Last Updated on June 4, 2020 by Shuvani Sanyal, MD
This guest post was written by P. Nickle who loves someone who has an STD – The STI Project’s admin, Jenelle Marie.
Let me start off by saying, sex can be complicated regardless of whether your partner has an STD or not. We’re not talking about the casual one night hook-up here, rather, the continuation (or the beginning) of intimate relations with your partner after finding out they have an STD.
With the technicalities out of the way, we can now delve into the real stuff. For instance: do I think about the STD during sex – is it a turn-off, are there certain sexual activities we can’t do? Most importantly, am I also willing to accept part of the responsibility for my sexual health? Let’s face it: everybody will say he or she gave me an STD without taking a second look at themselves or acknowledging their own sexual behavior. Last time I checked, it takes two to hook-up, and as a result, I’m willing to assume some accountability too.
An STD Does Not Affect the Way I Feel About Her
First off, and for the record, my girlfriend’s STD has never turned me off or turned into an awkward moment in bed.
The reason is simple: her STD does not affect the way I feel about her, nor does it make me look at her as if she is dirty or damaged-goods. Visually, all of her female parts look beautiful – unlike how Hollywood would have you feel they appear when someone has an STD or the worst-case-scenario pictures they show you in sex education class. When she does get a outbreak, it looks like little blisters under the skin. It’s no big deal to me. I’ve had way worse looking stuff growing on my feet during my military days. I guess you can say, I’m not squeamish. Really, who hasn’t had a blister or bug bites that bulge out? It’s just not a big deal to me.
Personally, I’ve never had a real ‘fear’ of STDs as I have a healthy respect and approach toward them. I know they can have life-long consequences, and some of them are very serious, indeed, but it is something I have overcome. I did this through my own research about herpes and some careful soul-searching about how I genuinely felt about my girlfriend.
My love for her far outweighs the risk of contracting her herpes virus. I know this might sound like a bombshell, but it’s true. In short, I’m okay with the risk. It is a risk I have calculated and one that I am comfortable with.
If You Don’t Feel Similarly
If you’re worried about this being a problem for you, then fear not. Just stop and talk about it with your significant other. Tell her/him it bothers you.
It’s better to be honest and work it out before your relationship continues rather than just dragging it out, as that will only make a tough situation more difficult.
After talking through your concerns, if you’re still not comfortable with the risk you’d be taking, it’s also ok to move on. Every person will see that risk a little differently, and it’s up to you to decide what you’re willing to accept based upon how you feel about the person and where you think the relationship is headed.
If You’re Like Me
You’ve accepted the fact that your partner has an STD and you are okay with that, it’s not a big deal to you either. You’ve decided it does not affect how you look at or feel about your significant other. Cool, right? As a matter a fact, yes, it is cool; you like this person and the sex can also be awesome.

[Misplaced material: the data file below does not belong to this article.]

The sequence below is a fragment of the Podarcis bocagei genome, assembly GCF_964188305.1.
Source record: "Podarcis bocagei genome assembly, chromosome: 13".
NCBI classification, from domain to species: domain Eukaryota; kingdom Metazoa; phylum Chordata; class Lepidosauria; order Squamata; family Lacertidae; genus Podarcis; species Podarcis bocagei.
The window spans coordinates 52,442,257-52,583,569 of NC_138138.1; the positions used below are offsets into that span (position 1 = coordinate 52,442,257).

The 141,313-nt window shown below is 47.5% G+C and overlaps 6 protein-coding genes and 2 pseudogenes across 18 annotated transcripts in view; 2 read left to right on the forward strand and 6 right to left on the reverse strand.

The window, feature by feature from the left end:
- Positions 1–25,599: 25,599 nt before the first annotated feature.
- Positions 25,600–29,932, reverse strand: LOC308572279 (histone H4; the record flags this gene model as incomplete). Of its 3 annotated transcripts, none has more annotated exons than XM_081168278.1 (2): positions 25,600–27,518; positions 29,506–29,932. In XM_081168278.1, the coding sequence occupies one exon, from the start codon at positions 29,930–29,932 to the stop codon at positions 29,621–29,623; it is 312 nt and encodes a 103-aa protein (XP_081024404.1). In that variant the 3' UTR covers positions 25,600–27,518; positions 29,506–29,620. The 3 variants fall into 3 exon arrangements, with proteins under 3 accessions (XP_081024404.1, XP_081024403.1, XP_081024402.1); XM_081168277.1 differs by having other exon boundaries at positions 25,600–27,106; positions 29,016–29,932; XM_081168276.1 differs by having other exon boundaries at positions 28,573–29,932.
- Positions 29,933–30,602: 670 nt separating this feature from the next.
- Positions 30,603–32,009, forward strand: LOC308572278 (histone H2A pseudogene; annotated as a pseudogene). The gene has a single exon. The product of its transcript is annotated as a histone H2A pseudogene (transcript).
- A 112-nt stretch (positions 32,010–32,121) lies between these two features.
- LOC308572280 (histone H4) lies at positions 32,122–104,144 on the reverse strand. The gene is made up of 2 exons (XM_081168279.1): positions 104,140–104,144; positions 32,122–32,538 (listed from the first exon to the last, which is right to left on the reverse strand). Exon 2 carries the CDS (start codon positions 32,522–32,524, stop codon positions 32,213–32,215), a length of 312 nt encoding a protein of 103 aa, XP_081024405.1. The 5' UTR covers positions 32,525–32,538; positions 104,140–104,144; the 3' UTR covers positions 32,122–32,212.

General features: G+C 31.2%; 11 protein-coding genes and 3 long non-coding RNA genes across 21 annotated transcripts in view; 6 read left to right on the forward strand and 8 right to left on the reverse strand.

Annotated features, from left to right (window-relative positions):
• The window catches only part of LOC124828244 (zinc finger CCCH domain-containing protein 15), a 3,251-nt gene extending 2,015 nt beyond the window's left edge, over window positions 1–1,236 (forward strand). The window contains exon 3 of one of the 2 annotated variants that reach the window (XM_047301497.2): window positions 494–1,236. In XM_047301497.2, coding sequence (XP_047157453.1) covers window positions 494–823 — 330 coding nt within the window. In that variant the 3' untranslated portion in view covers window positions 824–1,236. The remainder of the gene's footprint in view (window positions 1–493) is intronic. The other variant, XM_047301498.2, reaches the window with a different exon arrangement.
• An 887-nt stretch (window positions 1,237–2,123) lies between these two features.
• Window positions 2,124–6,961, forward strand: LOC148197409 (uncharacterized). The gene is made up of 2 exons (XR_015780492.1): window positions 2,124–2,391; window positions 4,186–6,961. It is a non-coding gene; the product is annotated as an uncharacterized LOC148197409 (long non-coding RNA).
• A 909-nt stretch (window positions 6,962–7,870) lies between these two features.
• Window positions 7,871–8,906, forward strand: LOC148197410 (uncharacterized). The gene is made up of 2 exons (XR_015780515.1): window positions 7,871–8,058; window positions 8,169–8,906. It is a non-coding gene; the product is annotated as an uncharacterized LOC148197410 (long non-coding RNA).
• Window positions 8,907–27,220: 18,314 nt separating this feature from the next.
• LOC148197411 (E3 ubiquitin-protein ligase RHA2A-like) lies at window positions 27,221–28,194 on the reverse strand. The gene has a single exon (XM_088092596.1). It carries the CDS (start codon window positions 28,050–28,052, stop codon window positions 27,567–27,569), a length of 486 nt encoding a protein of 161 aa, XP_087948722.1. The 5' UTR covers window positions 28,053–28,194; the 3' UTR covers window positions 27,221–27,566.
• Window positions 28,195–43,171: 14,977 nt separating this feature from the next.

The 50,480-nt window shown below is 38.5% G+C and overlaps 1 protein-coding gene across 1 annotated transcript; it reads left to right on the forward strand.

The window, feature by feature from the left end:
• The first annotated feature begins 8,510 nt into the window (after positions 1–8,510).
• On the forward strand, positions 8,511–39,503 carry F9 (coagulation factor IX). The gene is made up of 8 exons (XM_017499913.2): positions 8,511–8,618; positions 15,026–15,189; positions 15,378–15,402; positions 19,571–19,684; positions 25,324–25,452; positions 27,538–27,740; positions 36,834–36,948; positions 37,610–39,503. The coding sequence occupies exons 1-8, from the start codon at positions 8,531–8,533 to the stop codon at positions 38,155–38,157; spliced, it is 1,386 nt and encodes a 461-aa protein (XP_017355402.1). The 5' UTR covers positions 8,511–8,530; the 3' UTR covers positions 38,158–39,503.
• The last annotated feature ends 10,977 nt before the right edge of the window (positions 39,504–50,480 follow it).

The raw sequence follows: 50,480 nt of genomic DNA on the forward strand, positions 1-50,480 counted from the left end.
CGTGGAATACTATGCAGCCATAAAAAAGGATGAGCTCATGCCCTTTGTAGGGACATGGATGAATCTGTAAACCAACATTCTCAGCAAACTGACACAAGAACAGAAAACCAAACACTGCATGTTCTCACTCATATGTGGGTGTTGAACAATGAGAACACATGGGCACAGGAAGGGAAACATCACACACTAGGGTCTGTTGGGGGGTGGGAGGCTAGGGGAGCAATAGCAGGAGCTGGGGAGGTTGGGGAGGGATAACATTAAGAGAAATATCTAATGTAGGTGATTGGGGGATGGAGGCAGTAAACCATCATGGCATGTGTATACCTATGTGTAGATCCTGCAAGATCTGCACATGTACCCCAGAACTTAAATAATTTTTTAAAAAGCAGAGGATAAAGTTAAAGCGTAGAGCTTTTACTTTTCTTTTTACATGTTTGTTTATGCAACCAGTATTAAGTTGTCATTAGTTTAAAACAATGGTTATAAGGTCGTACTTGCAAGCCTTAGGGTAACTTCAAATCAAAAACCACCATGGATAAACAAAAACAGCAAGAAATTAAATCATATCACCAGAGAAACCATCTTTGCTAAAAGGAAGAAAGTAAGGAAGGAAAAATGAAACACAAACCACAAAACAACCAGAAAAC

Now, are there any naughty details we need to consider? How about oral, anal, doggy, missionary, top or bottom, and do I still want to use protection? All of these are valid questions, and the answers to them will be as unique as your relationship itself.
In my case, and due to the nature and location of her outbreaks, herpes has not hindered our sexual relationship in any of those instances.
If that is not the case for you, then, again, talk about it with said partner. Figure out what works for you and what activities and subsequent risks you both are comfortable with.
Remember, this is about what you are BOTH comfortable with.
Don’t push someone into something they are not willing to do, because, in time, they may begin to be to open new things as well. It’s all a matter of communication and where you take your relationship from there.
The main thing to take from this whole article is that sex can be complicated regardless of whether or not your partner has an STD.
Does an STD add to the complexity of sex? Sure, it can, but with some good open dialog, you both can experience a happy/healthy intimate relationship.
I know sex isn’t the easiest thing to talk about with your partner, but when you are taking into consideration the health of both parties, it needs to be talked about.
To wrap this up (hint, hint, nudge, nudge), figure out what the both of you are comfortable with and what is safest based on the risks you’ve accepted, and go forth from there. Enjoy the intimacy.
Trust me: once you get over the STD thing, sex is even better. That is when you can truly enjoy complete intimacy and not get wrapped up (pun intended) in the details.
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This guest post was written by P. Nickle who loves someone who has an STD – The STI Project’s admin, Jenelle Marie. P. Nickle has a BA in Business and is currently working on his Masters in Criminal Justice and Psychology. He served in the United States Air Force and is a veteran of both Iraq and Afghanistan. He believes he has always had an open mind, an open heart, and he welcomes all walks of life regardless of sexuality, creed, or race. He is looking forward to sharing his views, knowledge, and experiences with STDs with you guys, our audience. He encourages all comments and questions.
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Are you also in a relationship with someone with an STD? What did you think about the author’s perspective? Did this help you work through your feelings? Share your thoughts in the comments section below!